The MoD accorded “Acceptance of Necessity” for 83 Tejas Mark 1A in December 2017. HAL submitted its technical and commercial bids in March 2018 and technical clarifications have been obtained. Now the MoD must open the commercial bid, negotiate a price with HAL and then place a formal contract. Only then does the three-year clock start running.
“Even Dassault insisted on three years’ lead time for delivering the first Rafale. Similarly, we can only start ordering the long-lead items needed for building the first Tejas Mark 1A once we have a contract in hand,” explained R Madhavan, HAL chairman and managing director.
The Tejas Mark 1A fighter will have four major improvements over the current Tejas Mark 1, which was granted interim “final operational certification” on Wednesday. The two most challenging tasks involve equipping the fighter with “active electronically scanned array” (AESA) radar, in place of the current manually scanned Israeli Elta EL/M 2032 radar; and mounting a “self-protection jammer” (SPJ) on a pod under the Tejas’ wing.
Two other upgrades — improving the “maintainability” of the fighter, and fitting it with external refuelling capability — are already well in hand.
While awaiting an order, HAL has gone to extraordinary lengths to prevent delay. Business Standard
learns it has already invested Rs 700 crore of company funds into ordering the AESA radar and EW suite from Elta. This will allow development to proceed, even without an order.
Once the Mark 1A obtains operational clearance, HAL plans to deliver all 83 fighters — each of them priced at about Rs 400 crore — in three-four years. To ramp up production, HAL has set up a second production line in Bengaluru and resorted to outsourcing aerostructure assembly. On December 20, 2017, the defence minister told Parliament: “For ramping up production capacity from existing eight aircraft to 16 aircraft per annum, the Government of India has sanctioned Rs 1,381.04 crore in March 2017”.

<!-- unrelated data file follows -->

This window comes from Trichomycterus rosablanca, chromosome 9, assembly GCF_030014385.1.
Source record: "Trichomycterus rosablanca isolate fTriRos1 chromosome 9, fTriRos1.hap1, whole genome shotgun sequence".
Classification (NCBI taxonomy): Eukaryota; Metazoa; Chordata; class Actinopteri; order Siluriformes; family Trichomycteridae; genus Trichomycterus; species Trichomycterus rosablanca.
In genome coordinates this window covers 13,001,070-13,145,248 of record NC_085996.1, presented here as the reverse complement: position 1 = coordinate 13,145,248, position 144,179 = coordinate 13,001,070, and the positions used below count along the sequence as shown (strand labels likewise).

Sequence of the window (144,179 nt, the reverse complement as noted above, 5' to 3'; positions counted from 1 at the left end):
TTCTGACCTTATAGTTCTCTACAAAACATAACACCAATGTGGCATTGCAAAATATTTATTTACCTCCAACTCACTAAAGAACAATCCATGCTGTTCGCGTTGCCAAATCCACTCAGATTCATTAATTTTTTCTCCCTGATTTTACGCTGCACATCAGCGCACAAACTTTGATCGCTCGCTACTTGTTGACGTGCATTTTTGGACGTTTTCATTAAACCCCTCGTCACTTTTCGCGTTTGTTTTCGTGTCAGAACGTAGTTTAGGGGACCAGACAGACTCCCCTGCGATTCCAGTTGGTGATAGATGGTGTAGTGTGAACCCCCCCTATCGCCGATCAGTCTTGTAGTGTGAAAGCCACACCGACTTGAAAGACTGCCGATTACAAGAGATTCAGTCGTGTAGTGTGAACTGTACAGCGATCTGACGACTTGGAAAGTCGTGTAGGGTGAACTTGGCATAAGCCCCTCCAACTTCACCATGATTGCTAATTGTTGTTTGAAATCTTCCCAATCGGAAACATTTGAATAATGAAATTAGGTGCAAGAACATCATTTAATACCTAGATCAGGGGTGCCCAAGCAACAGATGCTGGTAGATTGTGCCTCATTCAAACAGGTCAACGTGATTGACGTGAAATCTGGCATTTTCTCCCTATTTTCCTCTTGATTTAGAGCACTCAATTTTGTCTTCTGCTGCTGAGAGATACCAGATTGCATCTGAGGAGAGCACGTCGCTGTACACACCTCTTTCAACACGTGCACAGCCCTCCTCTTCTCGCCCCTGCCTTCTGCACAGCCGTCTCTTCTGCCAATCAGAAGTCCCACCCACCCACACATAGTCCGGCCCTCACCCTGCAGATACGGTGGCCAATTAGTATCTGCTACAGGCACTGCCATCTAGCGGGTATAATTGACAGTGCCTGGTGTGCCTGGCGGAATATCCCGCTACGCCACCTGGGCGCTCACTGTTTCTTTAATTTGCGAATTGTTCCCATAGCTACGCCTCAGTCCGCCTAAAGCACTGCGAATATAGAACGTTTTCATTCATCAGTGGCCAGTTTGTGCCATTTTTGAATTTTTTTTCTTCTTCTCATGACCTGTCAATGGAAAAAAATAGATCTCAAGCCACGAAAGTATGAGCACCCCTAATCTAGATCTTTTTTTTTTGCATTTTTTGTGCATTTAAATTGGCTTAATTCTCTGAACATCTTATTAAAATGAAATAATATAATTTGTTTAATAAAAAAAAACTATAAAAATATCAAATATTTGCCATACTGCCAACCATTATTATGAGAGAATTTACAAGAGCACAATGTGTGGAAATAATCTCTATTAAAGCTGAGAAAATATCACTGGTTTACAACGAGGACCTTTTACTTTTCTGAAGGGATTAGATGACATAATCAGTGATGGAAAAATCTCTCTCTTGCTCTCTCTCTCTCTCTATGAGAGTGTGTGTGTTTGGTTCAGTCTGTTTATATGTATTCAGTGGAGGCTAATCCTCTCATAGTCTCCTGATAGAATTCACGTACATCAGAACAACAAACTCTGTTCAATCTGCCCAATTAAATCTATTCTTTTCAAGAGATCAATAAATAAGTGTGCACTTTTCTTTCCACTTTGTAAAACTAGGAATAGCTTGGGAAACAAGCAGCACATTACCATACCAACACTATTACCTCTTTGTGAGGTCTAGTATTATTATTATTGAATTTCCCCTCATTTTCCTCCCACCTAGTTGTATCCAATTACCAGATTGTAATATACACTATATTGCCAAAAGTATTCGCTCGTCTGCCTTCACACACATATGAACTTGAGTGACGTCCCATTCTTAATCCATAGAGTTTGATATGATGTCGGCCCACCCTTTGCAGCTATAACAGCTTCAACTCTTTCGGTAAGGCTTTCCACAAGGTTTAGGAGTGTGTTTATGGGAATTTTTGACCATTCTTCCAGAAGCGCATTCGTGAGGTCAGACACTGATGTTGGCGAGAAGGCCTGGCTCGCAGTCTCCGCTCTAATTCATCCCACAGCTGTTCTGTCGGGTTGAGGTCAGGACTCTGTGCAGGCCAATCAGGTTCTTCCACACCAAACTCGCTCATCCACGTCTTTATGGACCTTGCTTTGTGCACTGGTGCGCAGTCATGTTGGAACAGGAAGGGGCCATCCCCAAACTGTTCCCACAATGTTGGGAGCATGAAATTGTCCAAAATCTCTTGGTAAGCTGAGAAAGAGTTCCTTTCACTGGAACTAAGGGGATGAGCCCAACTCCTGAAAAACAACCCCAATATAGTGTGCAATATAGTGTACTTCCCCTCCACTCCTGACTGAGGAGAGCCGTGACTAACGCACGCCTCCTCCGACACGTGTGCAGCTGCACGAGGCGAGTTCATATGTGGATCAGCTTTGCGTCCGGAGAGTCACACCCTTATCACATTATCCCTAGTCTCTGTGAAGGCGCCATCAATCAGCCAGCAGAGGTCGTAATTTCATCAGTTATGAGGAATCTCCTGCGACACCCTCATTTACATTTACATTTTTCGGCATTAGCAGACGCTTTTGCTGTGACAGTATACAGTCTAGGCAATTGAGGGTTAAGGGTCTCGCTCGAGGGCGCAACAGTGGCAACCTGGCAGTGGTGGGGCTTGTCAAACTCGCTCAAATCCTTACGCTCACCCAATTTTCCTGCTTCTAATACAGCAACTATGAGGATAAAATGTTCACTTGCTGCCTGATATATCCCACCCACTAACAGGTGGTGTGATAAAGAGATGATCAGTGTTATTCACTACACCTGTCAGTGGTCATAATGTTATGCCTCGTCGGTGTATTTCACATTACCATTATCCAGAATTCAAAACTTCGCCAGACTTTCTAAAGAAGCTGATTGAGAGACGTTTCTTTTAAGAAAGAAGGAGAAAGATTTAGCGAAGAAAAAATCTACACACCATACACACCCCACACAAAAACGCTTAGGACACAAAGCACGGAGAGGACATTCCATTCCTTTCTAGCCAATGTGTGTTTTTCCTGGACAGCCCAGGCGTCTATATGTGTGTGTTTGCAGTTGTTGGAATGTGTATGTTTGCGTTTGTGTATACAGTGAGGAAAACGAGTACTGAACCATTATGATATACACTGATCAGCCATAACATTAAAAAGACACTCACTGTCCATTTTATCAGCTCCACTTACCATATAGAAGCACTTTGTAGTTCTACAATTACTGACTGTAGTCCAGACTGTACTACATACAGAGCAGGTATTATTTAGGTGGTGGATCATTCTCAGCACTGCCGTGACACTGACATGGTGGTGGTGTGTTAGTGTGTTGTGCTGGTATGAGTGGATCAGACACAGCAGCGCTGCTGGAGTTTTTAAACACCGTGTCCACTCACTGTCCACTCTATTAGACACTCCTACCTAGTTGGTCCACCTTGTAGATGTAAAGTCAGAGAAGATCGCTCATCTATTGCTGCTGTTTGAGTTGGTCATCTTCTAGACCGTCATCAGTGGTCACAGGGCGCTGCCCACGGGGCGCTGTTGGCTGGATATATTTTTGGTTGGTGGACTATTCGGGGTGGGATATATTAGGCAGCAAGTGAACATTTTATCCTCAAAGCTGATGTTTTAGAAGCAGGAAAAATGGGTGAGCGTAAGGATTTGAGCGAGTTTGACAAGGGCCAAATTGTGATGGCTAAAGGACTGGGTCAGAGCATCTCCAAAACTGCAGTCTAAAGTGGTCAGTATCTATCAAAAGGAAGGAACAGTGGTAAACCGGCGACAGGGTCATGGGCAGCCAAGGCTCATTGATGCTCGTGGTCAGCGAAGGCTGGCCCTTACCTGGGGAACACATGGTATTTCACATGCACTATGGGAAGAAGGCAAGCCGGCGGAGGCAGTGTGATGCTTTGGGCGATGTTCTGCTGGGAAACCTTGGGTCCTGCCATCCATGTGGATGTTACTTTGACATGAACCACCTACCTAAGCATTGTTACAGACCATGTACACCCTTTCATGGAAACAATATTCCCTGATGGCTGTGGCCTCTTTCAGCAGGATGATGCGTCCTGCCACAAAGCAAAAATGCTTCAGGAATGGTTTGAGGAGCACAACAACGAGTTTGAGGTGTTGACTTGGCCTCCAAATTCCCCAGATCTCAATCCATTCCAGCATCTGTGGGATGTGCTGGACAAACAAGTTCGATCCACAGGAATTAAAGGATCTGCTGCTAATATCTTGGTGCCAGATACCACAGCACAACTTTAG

After significant delays because of teething troubles in manufacture and repeated changes in specifications by the IAF, HAL is on track to deliver eight fighters in 2018-19.
“We are expanding our capacity to 16 Tejas per year. By the time the Tejas Mark 1A goes into production, our capacity will increase to 24 at least. That is how we intend to deliver the entire order for 83 Mark 1A in three-four years,” explained HAL’s design director, Arup Chatterjee.
An area of conflict in the Tejas Mark 1A is the IAF’s wish to integrate the Meteor air-to-air missile into the fighter. The Meteor’s vendor, MBDA, has made it clear it would not integrate their prime missile with an Israeli radar, which has been chosen for the Tejas Mark 1A. But HAL says the IAF has not formally opted for the Meteor.
“The IAF has not included the Meteor as a firm requirement. Weapons come under the category of ‘customer furnished equipment’. If they provide us with the Meteor missile, we will see how it can be integrated with the Tejas,” said Chatterjee.
Before starting to build the Mark 1A, HAL must deliver existing orders for 20 Tejas Mark 1 single seat fighters. Also on order are eight twin-seat Tejas Mark 1, but repeated changes in specifications by the IAF – notably the demand for mid-air refuelling, which the IAF earlier required only in the single-seat Tejas – has preventing them from being produced.
Meanwhile, the Defence R&D Organisation’s Aeronautical Development Agency (ADA) is working on giving the Tejas the remaining three capabilities required for final operational certification. These include expanding the envelope of its “beyond visual range” missile, giving it mid-air refuelling capability by night, and of carrying out “windmill relight” if its engine switches off during flight.
Capability to build Rafale
Rejecting allegations that HAL was not capable of building the Rafale, Madhavan said HAL might start slowly but, after building 50 Rafales, it would be as fast, or faster than Dassault, which builds in France.
He explained it was internationally acknowledged that the learning curve for aerospace manufacturing has a coefficient of 1.79. In other words, if building a fighter requires 179 man-hours at the start of production, that reduces to 100 man-hours when production stabilises.
Applied to the Rafale, if building in India requires 2.7 times as many man-hours at the start of production as building in France, that figure would come down to 1.5 times the French figure, once production stabilises. Then, if production continues, it would match, and then surpass, the French figure.
HAL executives point out that the Hawk trainer began being built at a slow pace, but then matched, and then surpassed, the speed it was built in the UK by BAE Systems.